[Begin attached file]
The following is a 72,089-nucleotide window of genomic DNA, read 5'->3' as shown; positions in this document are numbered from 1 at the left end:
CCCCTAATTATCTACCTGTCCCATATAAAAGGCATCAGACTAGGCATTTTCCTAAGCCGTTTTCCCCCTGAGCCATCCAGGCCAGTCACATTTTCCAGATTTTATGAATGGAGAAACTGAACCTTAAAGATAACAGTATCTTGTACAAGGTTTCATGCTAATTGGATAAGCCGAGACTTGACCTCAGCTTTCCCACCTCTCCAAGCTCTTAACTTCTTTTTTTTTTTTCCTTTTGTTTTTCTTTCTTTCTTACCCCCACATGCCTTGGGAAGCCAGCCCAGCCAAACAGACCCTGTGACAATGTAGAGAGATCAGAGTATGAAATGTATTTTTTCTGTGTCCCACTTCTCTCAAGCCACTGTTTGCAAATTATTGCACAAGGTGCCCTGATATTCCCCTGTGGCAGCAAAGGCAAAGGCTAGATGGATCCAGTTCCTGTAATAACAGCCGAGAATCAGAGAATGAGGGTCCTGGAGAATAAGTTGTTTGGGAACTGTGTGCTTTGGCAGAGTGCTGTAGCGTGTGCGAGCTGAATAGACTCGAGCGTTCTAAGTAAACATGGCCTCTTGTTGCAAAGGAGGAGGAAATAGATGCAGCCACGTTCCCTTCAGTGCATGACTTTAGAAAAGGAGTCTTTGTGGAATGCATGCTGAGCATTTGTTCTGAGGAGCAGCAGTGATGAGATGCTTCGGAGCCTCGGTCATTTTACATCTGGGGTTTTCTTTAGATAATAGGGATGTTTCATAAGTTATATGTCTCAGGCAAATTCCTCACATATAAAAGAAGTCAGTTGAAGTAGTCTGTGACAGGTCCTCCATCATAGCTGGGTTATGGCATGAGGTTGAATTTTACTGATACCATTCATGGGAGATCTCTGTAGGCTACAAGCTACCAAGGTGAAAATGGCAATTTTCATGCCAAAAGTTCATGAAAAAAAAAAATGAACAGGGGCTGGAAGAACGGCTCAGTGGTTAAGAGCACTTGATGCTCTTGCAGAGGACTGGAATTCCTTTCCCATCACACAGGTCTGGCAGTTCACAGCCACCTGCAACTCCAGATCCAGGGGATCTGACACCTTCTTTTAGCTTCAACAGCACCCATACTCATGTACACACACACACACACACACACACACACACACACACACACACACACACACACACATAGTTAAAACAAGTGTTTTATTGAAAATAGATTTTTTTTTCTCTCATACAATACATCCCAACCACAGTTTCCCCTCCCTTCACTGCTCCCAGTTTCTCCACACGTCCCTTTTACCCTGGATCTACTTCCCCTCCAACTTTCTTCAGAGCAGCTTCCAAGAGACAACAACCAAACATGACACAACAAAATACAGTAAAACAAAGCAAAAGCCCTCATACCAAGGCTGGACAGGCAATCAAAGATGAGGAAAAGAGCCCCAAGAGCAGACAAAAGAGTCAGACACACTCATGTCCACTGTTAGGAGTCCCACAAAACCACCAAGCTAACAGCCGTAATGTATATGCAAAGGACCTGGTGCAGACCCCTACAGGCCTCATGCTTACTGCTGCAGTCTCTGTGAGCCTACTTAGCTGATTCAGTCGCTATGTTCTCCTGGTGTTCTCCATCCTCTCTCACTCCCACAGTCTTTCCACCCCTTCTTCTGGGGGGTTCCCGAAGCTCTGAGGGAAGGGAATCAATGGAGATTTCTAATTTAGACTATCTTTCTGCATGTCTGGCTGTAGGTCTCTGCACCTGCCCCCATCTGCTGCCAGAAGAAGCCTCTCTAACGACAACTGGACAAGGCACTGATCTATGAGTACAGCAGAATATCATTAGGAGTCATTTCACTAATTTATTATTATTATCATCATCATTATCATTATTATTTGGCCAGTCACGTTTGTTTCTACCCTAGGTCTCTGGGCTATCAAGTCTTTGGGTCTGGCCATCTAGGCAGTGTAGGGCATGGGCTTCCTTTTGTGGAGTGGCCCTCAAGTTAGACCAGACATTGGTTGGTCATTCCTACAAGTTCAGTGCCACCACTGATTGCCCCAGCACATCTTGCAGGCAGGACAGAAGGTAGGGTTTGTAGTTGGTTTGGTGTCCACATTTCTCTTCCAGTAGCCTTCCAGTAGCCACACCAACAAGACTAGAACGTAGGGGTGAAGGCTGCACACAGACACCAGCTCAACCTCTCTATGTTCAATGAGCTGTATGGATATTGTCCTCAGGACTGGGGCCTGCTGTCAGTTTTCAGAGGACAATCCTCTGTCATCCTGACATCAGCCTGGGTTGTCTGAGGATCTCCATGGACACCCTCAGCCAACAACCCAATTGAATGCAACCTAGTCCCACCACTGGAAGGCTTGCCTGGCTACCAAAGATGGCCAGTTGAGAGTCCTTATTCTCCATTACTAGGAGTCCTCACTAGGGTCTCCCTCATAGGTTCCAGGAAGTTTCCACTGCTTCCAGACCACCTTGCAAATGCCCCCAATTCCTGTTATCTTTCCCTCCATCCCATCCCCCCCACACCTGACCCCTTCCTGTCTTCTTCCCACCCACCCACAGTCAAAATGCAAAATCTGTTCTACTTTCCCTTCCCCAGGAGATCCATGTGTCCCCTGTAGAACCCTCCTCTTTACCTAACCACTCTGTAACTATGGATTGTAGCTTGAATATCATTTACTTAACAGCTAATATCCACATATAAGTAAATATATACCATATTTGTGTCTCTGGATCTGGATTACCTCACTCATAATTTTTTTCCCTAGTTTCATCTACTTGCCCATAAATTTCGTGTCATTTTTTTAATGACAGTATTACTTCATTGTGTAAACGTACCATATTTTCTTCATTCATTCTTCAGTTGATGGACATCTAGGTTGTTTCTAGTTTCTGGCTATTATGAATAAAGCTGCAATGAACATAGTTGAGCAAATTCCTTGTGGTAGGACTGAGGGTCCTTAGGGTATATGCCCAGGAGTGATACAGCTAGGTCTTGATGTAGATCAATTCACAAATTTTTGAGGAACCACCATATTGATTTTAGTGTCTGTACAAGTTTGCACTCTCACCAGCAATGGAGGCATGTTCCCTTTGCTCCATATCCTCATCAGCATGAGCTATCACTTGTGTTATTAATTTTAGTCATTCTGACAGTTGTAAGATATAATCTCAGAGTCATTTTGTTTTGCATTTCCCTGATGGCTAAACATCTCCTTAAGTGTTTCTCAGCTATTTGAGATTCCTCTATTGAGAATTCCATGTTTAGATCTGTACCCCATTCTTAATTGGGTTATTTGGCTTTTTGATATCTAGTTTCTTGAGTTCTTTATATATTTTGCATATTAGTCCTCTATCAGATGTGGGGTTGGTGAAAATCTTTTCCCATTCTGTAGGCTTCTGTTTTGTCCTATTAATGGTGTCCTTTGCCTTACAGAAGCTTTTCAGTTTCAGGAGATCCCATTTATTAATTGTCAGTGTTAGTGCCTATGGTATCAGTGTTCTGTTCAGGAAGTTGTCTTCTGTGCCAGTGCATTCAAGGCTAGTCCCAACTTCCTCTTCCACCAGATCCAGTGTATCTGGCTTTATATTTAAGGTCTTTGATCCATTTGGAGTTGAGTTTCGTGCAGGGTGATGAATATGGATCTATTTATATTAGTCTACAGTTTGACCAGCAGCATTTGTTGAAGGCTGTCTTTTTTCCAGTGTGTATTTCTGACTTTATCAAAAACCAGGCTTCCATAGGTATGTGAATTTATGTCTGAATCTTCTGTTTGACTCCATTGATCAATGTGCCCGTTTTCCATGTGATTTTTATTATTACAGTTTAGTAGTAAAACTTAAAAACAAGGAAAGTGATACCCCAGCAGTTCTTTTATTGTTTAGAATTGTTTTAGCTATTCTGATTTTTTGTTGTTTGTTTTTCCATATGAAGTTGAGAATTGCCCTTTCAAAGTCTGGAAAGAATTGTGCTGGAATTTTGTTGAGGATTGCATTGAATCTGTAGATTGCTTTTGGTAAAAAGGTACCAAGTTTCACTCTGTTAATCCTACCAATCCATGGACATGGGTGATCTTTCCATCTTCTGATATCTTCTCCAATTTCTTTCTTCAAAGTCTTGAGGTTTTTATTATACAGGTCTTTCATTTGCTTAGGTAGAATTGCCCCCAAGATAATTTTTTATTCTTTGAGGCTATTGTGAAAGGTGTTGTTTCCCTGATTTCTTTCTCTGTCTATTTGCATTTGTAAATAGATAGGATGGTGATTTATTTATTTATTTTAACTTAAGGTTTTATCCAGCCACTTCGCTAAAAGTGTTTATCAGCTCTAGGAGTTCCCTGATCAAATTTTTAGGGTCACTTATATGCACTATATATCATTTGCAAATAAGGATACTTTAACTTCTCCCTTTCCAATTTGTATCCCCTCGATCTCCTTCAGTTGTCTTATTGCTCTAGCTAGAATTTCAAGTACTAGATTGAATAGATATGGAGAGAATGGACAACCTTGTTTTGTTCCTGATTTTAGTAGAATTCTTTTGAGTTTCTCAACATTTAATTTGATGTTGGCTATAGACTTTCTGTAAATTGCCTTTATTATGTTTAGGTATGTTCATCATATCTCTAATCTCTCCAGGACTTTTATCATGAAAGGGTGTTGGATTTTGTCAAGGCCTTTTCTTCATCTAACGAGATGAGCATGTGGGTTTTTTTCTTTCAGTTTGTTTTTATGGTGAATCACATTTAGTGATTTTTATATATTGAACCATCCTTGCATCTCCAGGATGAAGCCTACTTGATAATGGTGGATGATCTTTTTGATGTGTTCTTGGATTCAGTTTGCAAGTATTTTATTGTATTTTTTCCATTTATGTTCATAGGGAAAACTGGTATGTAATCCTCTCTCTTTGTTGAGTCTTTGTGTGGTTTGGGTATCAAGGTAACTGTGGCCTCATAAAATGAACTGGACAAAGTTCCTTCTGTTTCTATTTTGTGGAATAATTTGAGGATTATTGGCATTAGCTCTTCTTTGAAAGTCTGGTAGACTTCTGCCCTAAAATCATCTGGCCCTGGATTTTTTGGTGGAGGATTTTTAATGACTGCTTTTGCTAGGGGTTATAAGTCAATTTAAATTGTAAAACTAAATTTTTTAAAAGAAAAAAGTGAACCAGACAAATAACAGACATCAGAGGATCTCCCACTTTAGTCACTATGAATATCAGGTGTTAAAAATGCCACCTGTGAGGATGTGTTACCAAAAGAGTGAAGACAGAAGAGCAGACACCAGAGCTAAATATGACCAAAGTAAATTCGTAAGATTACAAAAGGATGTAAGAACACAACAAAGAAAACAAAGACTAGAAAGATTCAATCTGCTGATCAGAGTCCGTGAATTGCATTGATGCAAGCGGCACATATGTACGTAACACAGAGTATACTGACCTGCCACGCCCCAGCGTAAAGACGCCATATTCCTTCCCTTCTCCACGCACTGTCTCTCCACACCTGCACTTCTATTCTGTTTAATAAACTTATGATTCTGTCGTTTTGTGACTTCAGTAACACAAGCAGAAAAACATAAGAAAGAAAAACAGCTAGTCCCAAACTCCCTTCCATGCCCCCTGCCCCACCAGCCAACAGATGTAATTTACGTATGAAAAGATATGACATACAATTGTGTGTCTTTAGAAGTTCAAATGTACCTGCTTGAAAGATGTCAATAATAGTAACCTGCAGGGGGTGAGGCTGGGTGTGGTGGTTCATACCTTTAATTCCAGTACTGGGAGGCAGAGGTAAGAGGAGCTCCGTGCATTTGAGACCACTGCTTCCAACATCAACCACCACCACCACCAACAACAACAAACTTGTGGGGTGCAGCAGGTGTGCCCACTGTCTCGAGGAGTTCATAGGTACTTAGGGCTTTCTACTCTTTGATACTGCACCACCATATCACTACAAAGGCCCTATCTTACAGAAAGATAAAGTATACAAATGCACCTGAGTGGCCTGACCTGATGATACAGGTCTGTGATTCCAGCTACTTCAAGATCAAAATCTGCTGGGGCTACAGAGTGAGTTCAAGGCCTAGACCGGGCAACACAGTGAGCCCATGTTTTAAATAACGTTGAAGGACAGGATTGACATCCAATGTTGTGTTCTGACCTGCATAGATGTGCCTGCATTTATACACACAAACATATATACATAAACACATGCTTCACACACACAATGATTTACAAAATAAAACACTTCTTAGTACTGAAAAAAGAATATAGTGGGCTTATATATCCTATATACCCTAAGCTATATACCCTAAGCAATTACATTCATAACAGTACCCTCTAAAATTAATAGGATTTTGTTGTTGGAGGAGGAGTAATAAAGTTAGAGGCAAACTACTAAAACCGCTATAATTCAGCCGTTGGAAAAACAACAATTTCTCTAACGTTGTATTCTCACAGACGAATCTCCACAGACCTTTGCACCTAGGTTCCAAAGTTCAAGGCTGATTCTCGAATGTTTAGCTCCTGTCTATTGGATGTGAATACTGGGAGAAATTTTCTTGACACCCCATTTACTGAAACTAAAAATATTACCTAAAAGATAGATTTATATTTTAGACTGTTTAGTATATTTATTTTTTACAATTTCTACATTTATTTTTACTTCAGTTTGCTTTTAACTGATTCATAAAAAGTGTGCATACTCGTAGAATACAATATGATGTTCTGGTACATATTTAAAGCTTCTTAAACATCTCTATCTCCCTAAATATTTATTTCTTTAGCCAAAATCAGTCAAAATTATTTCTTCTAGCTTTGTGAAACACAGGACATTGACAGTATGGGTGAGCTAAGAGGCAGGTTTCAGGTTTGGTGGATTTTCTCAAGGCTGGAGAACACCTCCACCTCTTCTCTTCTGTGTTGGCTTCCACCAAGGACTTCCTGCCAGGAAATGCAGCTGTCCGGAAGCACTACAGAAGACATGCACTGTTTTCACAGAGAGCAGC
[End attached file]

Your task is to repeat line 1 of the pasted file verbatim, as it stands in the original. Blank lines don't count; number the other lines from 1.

The following is a 72,089-nucleotide window of genomic DNA, read 5'->3' as shown; positions in this document are numbered from 1 at the left end: